Dr. Carlos R. Foster

Carlos Roberto Foster (Buenos Aires; January 4, 1893 - Buenos Aires; July 18, 1972) was an Argentine theater director, educator and first doctor of Las Carabelas, Buenos Aires from 1933 to 1949. [1] [2]


Carlos Roberto Foster was the son of María Dolores Castaño (c.1868-?), a native of Spain who came with her family to Buenos Aires to escape the Revolution of 1868, and Enrique Arturo Foster (1865-c.1940), a prosperous Argentine merchant and politician who worked as secretary of the jury of Marks and Signals in 1902.

His parents married in 1890 in Buenos Aires, Argentina and together they had 7 children: Enrique Victorio Foster (1891-1969), Carlos Roberto Foster (1893-1972), Dolores Haydée Foster (1893-?), Jorge Jacobo Juan Foster (1894-1972), Carlos Alberto Foster (1895-?), Elsa Susana Foster (1906-1993) and Dora N. Foster (1911-1983).

Enrique V. Foster (1891-1969) married the Italian Inés Beolchi, and he was a landowner who built a large house for his wife by placing his name at the entrance of the building.

Jorge Jacobo J. Foster (1894-1972) married Serafina Leonor Sofía (1898-1957), a native of Italy, and was an officer who dedicated his life to helping others by protecting the community and maintaining law and order.

Dora N. Foster (1911-1983) did not have children but married around 1970 with Rómulo Julián Castro (1894-1975), journalist and photographer from La Banda who founded the Club Ciclista Olímpico, and had a center called "La Recreativa", where plays were performed and the first boxing ring was held in the province of Santiago del Estero, Argentina.

Elsa Susana Foster (1906-1993) married Ciriaco Forte (1905-c. 1966), an owner of Italian descent.

Carlos Roberto Foster had a natural son around 1919 in Buenos Aires, with Elena Sofia, named Carlos Roberto Foster (1919-1971), but then he married Maria René Ayerza Bertorelli and together they had a daughter: Raquel Ana Foster (1929-c. 2005), who had no children and died single.

It should be noted that Enrique A. Foster (1865-?) was the son of Isabel Llames (1845-?), grandson of the Spanish attorney José Manuel Llames y Roldán (c.1815-?) and fifth generation of Melchor Maciel del Aguila (1583- 1633), a rich landowner and merchant of Portuguese origin who during the dynastic union of his country with the Spanish crown was one of the first settlers of the city of Buenos Aires. In turn, he was the son of Enrique Foster (1842-1916), colonizer and surveyor, founder of Monte Oscuridad and co-founder of the city of Resistencia, Chaco Province, Argentina.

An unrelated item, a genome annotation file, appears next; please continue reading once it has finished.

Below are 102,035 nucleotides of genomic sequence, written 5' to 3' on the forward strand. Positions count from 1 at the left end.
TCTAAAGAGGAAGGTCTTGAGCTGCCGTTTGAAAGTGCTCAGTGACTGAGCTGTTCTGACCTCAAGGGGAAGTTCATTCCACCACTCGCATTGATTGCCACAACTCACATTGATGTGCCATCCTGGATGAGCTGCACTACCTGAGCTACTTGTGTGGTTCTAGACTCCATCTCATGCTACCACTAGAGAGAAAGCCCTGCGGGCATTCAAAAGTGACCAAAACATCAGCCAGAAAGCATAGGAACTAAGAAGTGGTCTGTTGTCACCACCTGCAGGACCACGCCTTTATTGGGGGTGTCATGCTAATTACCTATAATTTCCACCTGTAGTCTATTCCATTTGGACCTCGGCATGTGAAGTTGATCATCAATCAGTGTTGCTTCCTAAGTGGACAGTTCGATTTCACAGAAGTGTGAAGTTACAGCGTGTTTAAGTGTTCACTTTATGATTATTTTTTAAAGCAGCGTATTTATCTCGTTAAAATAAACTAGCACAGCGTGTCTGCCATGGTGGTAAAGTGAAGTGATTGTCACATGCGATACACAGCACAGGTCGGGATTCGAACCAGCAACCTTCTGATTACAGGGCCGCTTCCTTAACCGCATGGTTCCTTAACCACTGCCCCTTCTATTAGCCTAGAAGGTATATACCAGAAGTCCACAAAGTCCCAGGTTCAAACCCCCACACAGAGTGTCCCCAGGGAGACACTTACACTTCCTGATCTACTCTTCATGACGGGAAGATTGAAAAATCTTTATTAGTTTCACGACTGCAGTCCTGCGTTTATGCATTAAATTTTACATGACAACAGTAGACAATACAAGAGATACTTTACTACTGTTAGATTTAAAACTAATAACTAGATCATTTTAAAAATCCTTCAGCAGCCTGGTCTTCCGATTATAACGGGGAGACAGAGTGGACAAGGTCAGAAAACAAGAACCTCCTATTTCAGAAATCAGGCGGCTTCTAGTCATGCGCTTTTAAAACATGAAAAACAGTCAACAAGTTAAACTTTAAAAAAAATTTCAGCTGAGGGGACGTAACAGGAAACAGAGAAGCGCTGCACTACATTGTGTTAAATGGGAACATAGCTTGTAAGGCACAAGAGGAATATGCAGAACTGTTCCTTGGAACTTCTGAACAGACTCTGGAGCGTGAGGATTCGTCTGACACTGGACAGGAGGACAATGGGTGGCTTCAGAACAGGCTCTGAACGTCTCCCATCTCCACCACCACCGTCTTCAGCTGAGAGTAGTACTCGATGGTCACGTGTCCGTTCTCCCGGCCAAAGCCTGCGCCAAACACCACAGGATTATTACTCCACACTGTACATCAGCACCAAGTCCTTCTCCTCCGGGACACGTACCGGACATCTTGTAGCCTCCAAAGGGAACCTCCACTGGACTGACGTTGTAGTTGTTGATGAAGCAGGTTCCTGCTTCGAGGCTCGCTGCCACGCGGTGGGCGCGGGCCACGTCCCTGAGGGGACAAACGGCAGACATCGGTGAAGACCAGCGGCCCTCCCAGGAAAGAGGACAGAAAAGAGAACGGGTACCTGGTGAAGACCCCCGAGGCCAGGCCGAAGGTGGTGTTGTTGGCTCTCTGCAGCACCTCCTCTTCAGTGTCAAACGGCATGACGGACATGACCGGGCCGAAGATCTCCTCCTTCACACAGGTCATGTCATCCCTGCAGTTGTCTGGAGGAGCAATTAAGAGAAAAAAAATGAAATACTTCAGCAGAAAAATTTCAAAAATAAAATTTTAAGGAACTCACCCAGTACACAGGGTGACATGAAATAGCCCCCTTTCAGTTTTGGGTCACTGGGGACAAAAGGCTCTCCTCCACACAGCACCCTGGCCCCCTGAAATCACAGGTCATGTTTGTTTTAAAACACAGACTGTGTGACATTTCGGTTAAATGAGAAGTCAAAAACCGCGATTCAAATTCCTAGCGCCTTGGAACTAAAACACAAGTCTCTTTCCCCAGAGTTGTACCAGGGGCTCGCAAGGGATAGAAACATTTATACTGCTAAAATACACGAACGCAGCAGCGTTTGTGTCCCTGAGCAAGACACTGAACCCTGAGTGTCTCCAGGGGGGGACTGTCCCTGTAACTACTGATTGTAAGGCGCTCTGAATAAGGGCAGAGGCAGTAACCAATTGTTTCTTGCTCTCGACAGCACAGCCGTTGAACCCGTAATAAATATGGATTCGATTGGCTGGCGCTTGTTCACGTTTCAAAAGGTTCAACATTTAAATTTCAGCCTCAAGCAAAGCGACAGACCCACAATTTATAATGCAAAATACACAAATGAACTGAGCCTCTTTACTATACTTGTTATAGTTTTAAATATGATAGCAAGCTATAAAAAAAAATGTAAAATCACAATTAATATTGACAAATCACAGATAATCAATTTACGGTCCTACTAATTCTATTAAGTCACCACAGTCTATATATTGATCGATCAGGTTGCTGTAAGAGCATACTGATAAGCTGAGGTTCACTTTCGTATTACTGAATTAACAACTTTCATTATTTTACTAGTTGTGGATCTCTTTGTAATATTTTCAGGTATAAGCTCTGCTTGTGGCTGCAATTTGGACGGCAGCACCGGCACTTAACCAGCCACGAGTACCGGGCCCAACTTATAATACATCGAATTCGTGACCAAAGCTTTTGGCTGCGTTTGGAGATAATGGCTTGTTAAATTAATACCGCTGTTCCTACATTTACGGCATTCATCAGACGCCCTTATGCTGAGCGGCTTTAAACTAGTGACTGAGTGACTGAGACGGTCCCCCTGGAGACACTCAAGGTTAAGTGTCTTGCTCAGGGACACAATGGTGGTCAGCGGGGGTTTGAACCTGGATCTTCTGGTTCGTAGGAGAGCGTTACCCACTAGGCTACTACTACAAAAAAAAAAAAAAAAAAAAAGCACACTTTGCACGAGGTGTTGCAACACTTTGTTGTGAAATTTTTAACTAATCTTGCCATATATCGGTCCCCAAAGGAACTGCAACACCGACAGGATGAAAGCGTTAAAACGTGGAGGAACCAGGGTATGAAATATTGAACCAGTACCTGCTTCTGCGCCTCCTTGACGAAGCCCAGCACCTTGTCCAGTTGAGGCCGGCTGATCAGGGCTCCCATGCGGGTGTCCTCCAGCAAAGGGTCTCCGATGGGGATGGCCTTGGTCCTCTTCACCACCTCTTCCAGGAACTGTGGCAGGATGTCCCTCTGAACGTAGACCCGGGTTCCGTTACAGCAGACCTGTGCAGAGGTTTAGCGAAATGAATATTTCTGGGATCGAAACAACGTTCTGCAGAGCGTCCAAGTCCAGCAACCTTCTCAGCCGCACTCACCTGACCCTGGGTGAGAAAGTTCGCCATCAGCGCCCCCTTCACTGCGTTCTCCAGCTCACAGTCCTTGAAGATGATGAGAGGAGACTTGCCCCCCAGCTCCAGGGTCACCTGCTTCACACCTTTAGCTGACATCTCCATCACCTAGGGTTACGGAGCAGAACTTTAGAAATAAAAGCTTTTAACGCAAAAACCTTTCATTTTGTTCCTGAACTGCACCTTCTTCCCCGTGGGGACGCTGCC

Carlos Roberto Foster was born in Buenos Aires at a time when Argentina was going through the Revolution of 1893 against the conservative government, which had been in power since 1880.

After completing his medical studies, he developed his medical profession for many years and met the later Argentine president, Arturo Umberto Illia (1900-1983), with whom he maintained a long friendship.

In 1929 he settled in Las Carabelas and worked as a doctor, the year in which the town was able to count on a health professional who would remain there until 1949, ensuring the health of the inhabitants. [4]

The Carabelas Sports and Social Club, founded on May 6, 1923, obtained its legal status on July 20, 1932 and had Dr. Carlos R. Foster as Vice President. The Catholic Church had a lot of participation in Las Carabelas and found official support and foreign neighbors, descendants of Europeans. [5]

In 1933, a Commission was formed with the Spanish Francisco Burgués Montardit as promoter, and Dr. Foster served as President of the Protemplo Parish Commission from 1933 to 1938. In 1938, he served as a member of the second commission. [6]

Dr. Foster worked at Bernardino Rivadavia No. 2 Elementary School and in 1934 he was elected President of the Cooperative Executive Commission. In 1938, he was re-elected to the same position.

For many years he was a pioneer and director of the Las Carabelas Vocational Theater, directing a large group that offered memorable evenings to the entire town, beginning his work around 1930 and remaining as director for a long time. [7]

Commission for the Formation of the Christian Community

The first Protemplo Parish Commission was launched for the formation of the Christian community of Las Carabelas, in 1932-1933, with Dr. Carlos R. Foster as president. [8] [9]

In the first resolution, it's decided to place the Christian community of the town under the protection of the Blessed Virgin Mary with the invocation of Our Lady of the Angels, who becomes the protector of the town of Las Carabelas. [10] [11]

Developed by Countess María Unzué de Alvear (1862-1950), one of the richest heiresses of the Argentine Republic, on Thursday, September 7, 1933 a Commission of Ladies is formed, whose purpose will be to collaborate with the Parish Commission Protemplo, constituted by the President Dr. Carlos Roberto Foster (1893-1972) and the honorary president, María Unzué de Alvear (1862-1950) and the treasurer, María René Ayerza Bertorelli de Foster. [12] [13]

This Commission, accompanied by its Spanish secretary, Francisco Burgués, interviews Countess María Unzué de Alvear, who suggests that they accept the land donation made by a family living in Buenos Aires. In turn, the Countess María Unzué de Alvear, proposes to the Parish Commission to manage the electrical procedures in the town, and the Ladies Commission begins to organize several fund-raising campaigns to start the construction of the first chapel. [14]

In Las Carabelas, on August 16, 1933 at 5:30 pm, the Board of Directors met at the facilities of the Carabelas Club, with the presence of the members and under the presidency of Dr. Carlos R. Foster, after reading the minutes, resolves: [15]